Rule against hijab stands: world soccer body
An 11-year-old Ottawa soccer player said Saturday she will continue to fight to wear her hijab, even though the the world's top soccer association has refused to change its rules on the issue.
"I thought it was disappointing because I thought I would actually make a difference, but I didn't," Asmahan Mansour told CBC News from Ottawa.
"I'm proud that my team was there with me and my coach."
On Feb. 25, Mansour was not allowed to participate in a soccer game in Laval, Que.,because she was wearing a hijab, a headscarf worn by many Muslim women. The Quebec Soccer Association said the ban on hijabs is to protect children from being accidentally strangled.
Mansour had been hoping that the Fédération Internationale de Football Association, or FIFA, would produce a ruling in her favour on the matter as it held its annual general meeting in Manchester, England.
Instead, FIFA officials remained firm in their intention to not change the regulations.
"If you play football there's a set of laws and rules, and law four outlines the basic equipment," Brian Barwick, chief executive of the English Football Association,told reporters.
"It's absolutely right to be sensitive to people's thoughts and philosophies, but equally there has to be a set of laws that are adhered to," he said.
In particular, FIFA said it would not alter the law dealing with items that a player is entitled to wear. Head scarves are not mentioned in that law.
"I would hope that we don't take this as banning the hijab as some people in the media have taken this," Canadian Arab Federation director Mohamed El Rashidy said Sunday.
"This by no means bans the hijab. It simply gives the discretion for a referee to make a judgment whether this headscarf, in this particular case, was safe to wear or not.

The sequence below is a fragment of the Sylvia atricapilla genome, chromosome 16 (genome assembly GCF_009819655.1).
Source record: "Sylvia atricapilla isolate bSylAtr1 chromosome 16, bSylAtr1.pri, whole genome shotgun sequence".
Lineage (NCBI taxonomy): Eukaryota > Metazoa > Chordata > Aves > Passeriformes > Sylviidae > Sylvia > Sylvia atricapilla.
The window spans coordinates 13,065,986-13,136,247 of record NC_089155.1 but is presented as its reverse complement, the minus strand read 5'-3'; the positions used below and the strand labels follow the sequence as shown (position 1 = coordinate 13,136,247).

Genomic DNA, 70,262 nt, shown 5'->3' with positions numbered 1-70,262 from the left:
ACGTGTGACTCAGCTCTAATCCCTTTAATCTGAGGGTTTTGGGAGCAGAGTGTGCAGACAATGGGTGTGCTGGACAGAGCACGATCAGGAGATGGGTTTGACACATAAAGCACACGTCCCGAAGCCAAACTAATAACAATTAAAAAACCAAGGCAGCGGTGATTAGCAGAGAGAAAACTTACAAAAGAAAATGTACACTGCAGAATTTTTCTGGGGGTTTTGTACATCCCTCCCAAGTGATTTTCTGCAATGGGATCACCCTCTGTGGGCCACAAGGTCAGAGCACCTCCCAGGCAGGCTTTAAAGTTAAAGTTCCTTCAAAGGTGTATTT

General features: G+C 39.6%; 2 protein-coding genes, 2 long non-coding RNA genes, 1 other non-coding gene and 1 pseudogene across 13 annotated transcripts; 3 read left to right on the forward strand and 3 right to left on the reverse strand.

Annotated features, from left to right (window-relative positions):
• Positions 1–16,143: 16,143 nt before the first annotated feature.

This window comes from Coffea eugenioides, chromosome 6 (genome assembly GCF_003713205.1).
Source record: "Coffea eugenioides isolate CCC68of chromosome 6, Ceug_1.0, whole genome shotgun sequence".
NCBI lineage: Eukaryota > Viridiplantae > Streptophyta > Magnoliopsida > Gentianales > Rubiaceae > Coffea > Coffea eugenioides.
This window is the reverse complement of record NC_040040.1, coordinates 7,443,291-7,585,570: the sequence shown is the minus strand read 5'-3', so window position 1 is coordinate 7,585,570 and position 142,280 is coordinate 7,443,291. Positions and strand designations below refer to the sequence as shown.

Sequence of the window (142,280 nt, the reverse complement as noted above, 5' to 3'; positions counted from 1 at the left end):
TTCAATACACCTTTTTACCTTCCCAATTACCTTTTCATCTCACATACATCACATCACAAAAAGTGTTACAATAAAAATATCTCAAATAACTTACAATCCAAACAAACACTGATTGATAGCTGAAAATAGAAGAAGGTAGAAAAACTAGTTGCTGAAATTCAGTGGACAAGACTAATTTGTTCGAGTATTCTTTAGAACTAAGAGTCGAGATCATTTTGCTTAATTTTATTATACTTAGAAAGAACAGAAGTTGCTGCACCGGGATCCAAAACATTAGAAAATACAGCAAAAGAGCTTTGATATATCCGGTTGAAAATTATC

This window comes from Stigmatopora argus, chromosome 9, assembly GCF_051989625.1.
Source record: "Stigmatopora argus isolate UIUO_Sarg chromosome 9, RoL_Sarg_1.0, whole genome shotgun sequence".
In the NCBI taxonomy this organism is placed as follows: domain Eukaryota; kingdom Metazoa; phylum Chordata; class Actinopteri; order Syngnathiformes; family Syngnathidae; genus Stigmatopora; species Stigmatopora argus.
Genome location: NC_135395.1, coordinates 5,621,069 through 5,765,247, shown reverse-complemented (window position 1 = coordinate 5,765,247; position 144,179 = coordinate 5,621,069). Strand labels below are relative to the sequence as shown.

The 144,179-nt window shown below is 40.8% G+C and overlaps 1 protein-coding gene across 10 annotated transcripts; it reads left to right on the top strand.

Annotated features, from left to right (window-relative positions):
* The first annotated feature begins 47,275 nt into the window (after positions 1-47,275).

"The status quo in soccer games has been to allow female players to wear the hijab when it is worn safely," said El Rashidy, who is also a soccer referee in Ontario.
FIFA officials made it clear they were not going to change the existing rules — or explain them, the CBC's Adrienne Arsenault reported from Manchester.
"We understand from people who were in or near the meeting that it was quite a heated discussion," Arsenault said.
"Do the rules mean a hijab is or is not allowed? The answer kept coming back that the laws are what the laws are," she said.
Mansour's coach, Louis Maneiro, called the decision disappointing.
"It's very difficult for us as a team," he told CBC News. "I, for one, am in agreement that there have to be rules to protect the children.
"If it had been a safety issue and the referee could clearly demonstrate that was the case then I wouldn't have had any problem with that. I hope Quebec can see that."
After Mansour was ejected from the game on Feb. 25, her team withdrew from the tournament, saying they won't come back until the rules are changed.
"I just hope that one day Quebec will change the rules and I'll be able to play," Mansour told CBC News.
"I'm just hoping that any girl with the hijab does not go through what I went through."